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Groundwork of the metaphysics of morals (2nd ed)

By: Korsgaard, Christine M. (Harvard University, Massachusetts)(Introduction by) Gregor, Mary(Translated by) Timmermann, Jens (University of St Andrews, Scotland)(Translated by)

Part of the Cambridge Texts in the History of Philosophy series
1107401062 / 9781107401068
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120 p.
Professional & Vocational  Learn More Tertiary Education (US: College)

Published in 1785, Immanuel Kant's Groundwork of the Metaphysics of Morals ranks alongside Plato's Republic and Aristotle's Nicomachean Ethics as one of the most profound and influential works in moral philosophy ever written.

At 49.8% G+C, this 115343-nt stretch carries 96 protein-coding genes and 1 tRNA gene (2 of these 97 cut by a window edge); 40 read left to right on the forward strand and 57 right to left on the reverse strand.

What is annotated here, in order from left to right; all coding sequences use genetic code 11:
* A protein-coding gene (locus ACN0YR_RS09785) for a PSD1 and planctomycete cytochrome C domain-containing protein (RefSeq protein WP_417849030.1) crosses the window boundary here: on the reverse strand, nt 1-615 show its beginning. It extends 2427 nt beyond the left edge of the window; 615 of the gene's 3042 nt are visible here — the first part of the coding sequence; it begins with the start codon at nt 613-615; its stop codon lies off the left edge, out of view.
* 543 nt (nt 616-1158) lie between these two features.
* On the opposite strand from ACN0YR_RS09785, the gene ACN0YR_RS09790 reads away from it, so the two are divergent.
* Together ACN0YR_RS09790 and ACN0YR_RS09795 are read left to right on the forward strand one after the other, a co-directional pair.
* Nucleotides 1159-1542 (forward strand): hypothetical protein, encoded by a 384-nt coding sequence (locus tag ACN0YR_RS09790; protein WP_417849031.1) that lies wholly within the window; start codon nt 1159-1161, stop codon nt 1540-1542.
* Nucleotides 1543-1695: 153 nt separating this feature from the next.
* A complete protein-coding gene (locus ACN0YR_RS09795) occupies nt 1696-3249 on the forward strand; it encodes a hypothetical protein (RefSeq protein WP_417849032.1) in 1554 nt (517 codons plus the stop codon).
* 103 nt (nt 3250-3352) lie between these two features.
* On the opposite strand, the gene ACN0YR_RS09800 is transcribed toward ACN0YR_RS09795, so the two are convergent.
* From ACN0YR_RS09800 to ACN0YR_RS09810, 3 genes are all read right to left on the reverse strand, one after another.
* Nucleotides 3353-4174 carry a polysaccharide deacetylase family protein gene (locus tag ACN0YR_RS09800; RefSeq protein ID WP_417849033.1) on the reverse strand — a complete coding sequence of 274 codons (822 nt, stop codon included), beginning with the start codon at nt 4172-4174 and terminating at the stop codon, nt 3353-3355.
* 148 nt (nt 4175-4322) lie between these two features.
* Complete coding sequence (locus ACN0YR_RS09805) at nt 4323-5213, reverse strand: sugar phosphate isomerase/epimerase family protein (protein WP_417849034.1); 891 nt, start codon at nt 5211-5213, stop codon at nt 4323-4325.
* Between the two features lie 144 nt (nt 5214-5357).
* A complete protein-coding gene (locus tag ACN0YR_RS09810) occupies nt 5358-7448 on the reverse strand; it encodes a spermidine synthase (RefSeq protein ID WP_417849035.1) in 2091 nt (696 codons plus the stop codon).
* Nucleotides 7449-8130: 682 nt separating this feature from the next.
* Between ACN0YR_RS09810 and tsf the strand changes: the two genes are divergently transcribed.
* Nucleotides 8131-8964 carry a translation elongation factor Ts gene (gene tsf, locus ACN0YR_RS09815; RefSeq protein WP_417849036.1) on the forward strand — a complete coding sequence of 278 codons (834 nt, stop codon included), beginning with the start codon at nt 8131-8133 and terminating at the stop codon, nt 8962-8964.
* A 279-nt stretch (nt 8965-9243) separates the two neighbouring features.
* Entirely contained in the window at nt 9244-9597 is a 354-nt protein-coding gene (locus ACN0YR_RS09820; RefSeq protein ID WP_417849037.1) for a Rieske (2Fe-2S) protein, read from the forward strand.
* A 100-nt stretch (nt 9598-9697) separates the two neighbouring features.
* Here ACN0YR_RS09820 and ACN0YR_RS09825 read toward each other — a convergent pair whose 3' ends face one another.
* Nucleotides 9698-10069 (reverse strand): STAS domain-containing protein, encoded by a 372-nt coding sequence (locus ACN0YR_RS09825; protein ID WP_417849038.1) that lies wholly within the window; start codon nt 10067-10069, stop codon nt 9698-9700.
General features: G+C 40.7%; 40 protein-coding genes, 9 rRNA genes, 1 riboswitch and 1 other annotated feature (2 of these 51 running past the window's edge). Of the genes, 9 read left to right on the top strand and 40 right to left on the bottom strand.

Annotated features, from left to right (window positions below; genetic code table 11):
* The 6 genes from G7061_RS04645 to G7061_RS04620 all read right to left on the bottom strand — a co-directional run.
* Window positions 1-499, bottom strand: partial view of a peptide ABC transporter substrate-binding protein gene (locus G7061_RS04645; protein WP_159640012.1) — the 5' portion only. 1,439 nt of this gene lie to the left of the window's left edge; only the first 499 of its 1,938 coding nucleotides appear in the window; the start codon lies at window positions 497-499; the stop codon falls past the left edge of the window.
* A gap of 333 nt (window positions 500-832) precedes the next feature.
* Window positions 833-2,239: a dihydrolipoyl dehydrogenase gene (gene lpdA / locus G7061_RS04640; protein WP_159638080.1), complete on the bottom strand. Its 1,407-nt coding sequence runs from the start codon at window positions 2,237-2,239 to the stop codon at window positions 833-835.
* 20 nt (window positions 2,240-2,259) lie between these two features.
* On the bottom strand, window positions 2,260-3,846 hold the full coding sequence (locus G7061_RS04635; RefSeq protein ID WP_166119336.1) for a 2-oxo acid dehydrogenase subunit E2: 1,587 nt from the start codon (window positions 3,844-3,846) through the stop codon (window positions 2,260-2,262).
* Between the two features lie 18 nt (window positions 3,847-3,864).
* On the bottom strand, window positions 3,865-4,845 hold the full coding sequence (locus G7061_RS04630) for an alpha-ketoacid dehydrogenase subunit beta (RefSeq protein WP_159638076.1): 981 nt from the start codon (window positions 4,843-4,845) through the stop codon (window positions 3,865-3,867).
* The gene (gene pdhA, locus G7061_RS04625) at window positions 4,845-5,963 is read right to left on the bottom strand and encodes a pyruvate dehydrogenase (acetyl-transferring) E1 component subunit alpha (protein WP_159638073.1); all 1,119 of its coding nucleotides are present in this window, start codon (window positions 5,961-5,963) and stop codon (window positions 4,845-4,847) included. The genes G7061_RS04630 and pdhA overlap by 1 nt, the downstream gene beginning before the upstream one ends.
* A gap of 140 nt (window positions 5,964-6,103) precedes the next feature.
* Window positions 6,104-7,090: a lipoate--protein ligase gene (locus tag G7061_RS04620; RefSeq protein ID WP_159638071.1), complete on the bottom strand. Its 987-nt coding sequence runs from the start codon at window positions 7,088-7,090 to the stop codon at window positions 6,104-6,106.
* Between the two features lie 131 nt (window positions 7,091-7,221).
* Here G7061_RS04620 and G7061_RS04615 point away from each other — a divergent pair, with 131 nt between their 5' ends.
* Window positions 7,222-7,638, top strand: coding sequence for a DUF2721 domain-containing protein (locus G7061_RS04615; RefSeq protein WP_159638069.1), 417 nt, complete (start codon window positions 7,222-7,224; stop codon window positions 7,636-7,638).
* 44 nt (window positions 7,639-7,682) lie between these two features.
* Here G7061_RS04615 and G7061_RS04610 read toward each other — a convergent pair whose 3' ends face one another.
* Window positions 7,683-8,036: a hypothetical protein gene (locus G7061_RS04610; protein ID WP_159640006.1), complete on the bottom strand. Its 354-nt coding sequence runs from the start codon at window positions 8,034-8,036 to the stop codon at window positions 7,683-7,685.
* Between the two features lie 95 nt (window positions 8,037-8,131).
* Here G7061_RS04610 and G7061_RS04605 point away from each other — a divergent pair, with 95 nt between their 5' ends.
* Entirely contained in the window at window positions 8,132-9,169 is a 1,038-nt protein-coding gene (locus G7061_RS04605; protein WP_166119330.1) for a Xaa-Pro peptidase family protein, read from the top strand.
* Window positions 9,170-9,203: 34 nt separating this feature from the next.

In Kant's own words, its aim is to identify and corroborate the supreme principle of morality, the categorical imperative.

He argues that human beings are ends in themselves, never to be used by anyone merely as a means, and that universal and unconditional obligations must be understood as an expression of the human capacity for autonomy and self-governance.

As such, they are laws of freedom. This volume contains Mary Gregor's acclaimed translation of the text into English, revised by Jens Timmermann, and an accessible, updated introduction by Christine Korsgaard.


HPCD Western philosophy: c 1600 to c 1900, HPQ Ethics & moral philosophy

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